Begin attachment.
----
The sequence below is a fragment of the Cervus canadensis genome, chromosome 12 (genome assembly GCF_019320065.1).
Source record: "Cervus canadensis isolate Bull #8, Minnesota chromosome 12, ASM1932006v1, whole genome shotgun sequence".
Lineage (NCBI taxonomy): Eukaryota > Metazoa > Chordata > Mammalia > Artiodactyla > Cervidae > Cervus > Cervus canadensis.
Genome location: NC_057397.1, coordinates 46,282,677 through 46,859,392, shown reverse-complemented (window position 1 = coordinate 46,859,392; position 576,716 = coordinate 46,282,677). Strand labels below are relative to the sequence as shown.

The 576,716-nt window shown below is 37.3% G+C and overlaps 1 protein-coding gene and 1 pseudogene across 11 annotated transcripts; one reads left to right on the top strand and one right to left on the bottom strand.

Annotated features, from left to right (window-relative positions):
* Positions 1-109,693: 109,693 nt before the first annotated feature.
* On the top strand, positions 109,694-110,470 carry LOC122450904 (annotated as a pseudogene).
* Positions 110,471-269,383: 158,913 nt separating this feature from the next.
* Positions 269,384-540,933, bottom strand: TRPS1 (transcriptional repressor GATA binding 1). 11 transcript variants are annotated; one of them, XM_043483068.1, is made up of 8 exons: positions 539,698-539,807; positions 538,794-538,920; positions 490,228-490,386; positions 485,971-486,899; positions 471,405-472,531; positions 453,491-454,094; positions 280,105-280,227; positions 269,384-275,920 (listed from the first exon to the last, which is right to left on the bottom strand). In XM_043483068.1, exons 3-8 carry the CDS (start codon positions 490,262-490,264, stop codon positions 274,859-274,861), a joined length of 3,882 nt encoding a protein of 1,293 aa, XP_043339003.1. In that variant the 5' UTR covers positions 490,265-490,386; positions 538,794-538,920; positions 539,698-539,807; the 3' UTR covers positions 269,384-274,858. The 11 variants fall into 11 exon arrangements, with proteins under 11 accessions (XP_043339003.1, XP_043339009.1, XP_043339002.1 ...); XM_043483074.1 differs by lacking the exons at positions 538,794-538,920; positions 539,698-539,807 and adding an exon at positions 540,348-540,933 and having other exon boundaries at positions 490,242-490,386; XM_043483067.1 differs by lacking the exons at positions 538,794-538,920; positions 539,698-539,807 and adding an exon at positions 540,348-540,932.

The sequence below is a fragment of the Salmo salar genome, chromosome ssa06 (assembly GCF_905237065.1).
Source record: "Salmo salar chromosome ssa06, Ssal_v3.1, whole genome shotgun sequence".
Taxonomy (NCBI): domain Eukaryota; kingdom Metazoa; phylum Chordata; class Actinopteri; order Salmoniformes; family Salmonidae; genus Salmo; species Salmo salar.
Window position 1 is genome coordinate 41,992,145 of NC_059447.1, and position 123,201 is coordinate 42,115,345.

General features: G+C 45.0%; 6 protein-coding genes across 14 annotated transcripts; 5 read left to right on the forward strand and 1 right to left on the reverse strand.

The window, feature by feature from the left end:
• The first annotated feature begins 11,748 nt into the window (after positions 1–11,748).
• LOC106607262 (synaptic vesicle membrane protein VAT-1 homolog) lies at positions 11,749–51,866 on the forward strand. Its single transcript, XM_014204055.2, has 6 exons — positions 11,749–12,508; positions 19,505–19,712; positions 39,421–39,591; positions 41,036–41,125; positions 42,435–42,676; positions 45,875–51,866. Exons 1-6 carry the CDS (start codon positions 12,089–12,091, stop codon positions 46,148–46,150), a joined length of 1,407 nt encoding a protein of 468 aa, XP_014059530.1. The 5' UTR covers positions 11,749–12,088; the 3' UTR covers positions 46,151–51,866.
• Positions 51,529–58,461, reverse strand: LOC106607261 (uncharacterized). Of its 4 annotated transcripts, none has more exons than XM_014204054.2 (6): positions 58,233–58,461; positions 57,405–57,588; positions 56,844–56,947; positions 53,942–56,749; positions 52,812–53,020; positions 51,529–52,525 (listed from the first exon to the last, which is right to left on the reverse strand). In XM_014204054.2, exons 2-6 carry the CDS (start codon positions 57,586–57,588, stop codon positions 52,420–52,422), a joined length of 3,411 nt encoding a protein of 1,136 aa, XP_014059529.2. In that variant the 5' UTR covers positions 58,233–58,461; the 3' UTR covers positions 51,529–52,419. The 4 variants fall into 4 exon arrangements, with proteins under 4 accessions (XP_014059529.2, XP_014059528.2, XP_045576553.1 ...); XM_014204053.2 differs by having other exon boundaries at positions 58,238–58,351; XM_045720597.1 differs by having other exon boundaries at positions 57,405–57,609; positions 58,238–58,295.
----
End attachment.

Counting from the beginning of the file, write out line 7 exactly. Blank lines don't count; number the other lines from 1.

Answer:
* Positions 1-109,693: 109,693 nt before the first annotated feature.